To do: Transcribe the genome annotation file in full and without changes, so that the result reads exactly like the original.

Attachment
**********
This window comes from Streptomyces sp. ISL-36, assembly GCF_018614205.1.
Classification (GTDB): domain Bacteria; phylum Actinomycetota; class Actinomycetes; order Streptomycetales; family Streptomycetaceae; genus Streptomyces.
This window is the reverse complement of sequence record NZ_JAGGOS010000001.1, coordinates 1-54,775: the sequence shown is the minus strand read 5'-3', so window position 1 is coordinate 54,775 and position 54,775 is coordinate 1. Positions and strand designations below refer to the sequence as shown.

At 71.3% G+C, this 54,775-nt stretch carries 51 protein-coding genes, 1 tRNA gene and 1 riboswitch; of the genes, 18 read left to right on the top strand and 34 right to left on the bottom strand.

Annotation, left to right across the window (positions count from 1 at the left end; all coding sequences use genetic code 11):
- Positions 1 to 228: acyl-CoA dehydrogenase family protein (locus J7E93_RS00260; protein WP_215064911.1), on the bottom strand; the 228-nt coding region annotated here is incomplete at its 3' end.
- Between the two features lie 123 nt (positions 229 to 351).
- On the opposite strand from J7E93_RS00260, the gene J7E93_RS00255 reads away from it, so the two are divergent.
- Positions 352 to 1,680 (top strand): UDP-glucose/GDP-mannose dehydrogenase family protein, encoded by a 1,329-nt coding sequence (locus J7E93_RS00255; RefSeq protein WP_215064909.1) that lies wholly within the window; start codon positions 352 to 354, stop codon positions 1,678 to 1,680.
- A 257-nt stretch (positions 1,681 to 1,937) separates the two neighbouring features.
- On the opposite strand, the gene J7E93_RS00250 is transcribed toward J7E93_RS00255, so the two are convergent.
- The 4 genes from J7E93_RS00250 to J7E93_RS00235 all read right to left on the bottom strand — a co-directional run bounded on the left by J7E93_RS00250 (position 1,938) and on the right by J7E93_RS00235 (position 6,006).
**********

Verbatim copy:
This window comes from Streptomyces sp. ISL-36, assembly GCF_018614205.1.
Classification (GTDB): domain Bacteria; phylum Actinomycetota; class Actinomycetes; order Streptomycetales; family Streptomycetaceae; genus Streptomyces.
This window is the reverse complement of sequence record NZ_JAGGOS010000001.1, coordinates 1-54,775: the sequence shown is the minus strand read 5'-3', so window position 1 is coordinate 54,775 and position 54,775 is coordinate 1. Positions and strand designations below refer to the sequence as shown.

At 71.3% G+C, this 54,775-nt stretch carries 51 protein-coding genes, 1 tRNA gene and 1 riboswitch; of the genes, 18 read left to right on the top strand and 34 right to left on the bottom strand.

Annotation, left to right across the window (positions count from 1 at the left end; all coding sequences use genetic code 11):
- Positions 1 to 228: acyl-CoA dehydrogenase family protein (locus J7E93_RS00260; protein WP_215064911.1), on the bottom strand; the 228-nt coding region annotated here is incomplete at its 3' end.
- Between the two features lie 123 nt (positions 229 to 351).
- On the opposite strand from J7E93_RS00260, the gene J7E93_RS00255 reads away from it, so the two are divergent.
- Positions 352 to 1,680 (top strand): UDP-glucose/GDP-mannose dehydrogenase family protein, encoded by a 1,329-nt coding sequence (locus J7E93_RS00255; RefSeq protein WP_215064909.1) that lies wholly within the window; start codon positions 352 to 354, stop codon positions 1,678 to 1,680.
- A 257-nt stretch (positions 1,681 to 1,937) separates the two neighbouring features.
- On the opposite strand, the gene J7E93_RS00250 is transcribed toward J7E93_RS00255, so the two are convergent.
- The 4 genes from J7E93_RS00250 to J7E93_RS00235 all read right to left on the bottom strand — a co-directional run bounded on the left by J7E93_RS00250 (position 1,938) and on the right by J7E93_RS00235 (position 6,006).